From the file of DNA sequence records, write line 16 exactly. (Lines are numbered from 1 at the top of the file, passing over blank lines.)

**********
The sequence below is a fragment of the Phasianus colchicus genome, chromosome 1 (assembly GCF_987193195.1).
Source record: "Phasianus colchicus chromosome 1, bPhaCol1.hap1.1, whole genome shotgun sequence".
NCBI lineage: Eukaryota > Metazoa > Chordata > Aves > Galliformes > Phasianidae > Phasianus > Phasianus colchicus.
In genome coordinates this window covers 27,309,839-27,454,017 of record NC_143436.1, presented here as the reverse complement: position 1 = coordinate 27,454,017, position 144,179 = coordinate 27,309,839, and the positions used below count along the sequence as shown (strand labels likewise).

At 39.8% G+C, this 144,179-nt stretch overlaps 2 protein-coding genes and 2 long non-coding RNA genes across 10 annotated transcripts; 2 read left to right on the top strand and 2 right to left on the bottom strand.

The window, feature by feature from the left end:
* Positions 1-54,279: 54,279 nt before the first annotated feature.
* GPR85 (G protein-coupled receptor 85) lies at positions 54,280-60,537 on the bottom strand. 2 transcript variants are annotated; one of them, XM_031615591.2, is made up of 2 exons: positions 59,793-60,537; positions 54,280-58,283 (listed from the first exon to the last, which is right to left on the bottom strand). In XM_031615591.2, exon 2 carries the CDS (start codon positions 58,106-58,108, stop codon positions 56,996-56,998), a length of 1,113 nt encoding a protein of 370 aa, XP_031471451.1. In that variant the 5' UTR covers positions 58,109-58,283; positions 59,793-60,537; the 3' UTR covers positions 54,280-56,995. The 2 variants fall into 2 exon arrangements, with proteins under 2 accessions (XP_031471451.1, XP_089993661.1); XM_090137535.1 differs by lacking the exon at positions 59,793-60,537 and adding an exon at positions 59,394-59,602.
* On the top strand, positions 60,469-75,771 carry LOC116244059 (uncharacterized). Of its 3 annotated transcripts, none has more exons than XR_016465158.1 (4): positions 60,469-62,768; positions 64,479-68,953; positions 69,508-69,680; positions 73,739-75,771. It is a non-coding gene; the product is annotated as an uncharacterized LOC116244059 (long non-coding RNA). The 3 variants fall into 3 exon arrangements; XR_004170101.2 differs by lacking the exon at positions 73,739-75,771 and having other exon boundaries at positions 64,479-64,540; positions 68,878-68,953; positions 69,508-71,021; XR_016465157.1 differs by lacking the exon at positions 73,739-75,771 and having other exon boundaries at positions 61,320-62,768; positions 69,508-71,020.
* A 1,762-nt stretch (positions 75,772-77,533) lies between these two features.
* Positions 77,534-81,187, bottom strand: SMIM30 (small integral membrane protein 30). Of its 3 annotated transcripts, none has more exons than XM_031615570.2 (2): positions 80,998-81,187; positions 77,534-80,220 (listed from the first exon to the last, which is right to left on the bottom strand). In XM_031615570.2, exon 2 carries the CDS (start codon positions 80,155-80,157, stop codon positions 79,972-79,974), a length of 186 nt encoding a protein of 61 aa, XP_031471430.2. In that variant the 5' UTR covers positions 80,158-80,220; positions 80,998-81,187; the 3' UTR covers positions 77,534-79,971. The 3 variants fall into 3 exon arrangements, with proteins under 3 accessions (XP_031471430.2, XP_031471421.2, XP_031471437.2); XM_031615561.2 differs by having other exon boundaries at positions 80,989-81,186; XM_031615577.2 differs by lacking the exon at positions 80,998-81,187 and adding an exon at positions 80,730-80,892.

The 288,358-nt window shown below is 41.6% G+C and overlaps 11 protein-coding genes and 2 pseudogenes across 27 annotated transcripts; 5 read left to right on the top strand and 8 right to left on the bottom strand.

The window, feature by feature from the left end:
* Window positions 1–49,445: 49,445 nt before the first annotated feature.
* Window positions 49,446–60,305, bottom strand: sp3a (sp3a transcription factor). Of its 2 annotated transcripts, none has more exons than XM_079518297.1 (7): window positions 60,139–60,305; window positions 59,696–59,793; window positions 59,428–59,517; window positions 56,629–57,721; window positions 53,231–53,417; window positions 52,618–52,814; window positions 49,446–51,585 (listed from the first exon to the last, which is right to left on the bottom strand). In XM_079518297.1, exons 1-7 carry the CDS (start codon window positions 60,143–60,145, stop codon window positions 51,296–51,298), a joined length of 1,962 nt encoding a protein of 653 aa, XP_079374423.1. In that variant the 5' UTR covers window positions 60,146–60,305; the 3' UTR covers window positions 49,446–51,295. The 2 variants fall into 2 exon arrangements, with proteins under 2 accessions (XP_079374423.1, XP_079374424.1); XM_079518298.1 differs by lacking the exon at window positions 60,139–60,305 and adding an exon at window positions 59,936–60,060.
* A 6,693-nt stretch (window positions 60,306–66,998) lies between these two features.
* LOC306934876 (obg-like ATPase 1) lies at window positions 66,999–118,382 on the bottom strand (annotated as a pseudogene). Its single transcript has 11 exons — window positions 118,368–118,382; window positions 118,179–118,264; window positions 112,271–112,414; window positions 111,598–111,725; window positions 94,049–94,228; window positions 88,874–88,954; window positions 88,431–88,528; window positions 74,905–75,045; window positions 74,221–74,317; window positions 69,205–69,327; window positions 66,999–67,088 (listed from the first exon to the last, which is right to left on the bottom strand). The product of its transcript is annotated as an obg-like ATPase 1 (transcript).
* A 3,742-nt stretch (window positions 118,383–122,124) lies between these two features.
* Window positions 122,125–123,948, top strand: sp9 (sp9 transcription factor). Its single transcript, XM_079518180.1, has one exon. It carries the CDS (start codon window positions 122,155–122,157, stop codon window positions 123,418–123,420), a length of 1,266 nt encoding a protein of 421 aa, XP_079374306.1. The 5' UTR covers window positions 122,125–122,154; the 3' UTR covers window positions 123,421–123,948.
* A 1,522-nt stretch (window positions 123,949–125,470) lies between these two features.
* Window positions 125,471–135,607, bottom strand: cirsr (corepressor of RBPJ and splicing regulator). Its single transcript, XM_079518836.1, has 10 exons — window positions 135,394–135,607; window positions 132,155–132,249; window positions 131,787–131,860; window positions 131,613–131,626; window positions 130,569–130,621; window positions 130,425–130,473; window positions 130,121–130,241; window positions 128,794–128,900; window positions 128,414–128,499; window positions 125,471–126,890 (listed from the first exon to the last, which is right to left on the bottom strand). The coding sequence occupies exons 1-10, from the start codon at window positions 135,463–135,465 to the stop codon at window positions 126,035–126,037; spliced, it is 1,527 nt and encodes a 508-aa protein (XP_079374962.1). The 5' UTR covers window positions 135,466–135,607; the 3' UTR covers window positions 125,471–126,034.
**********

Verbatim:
* A 6,693-nt stretch (window positions 60,306–66,998) lies between these two features.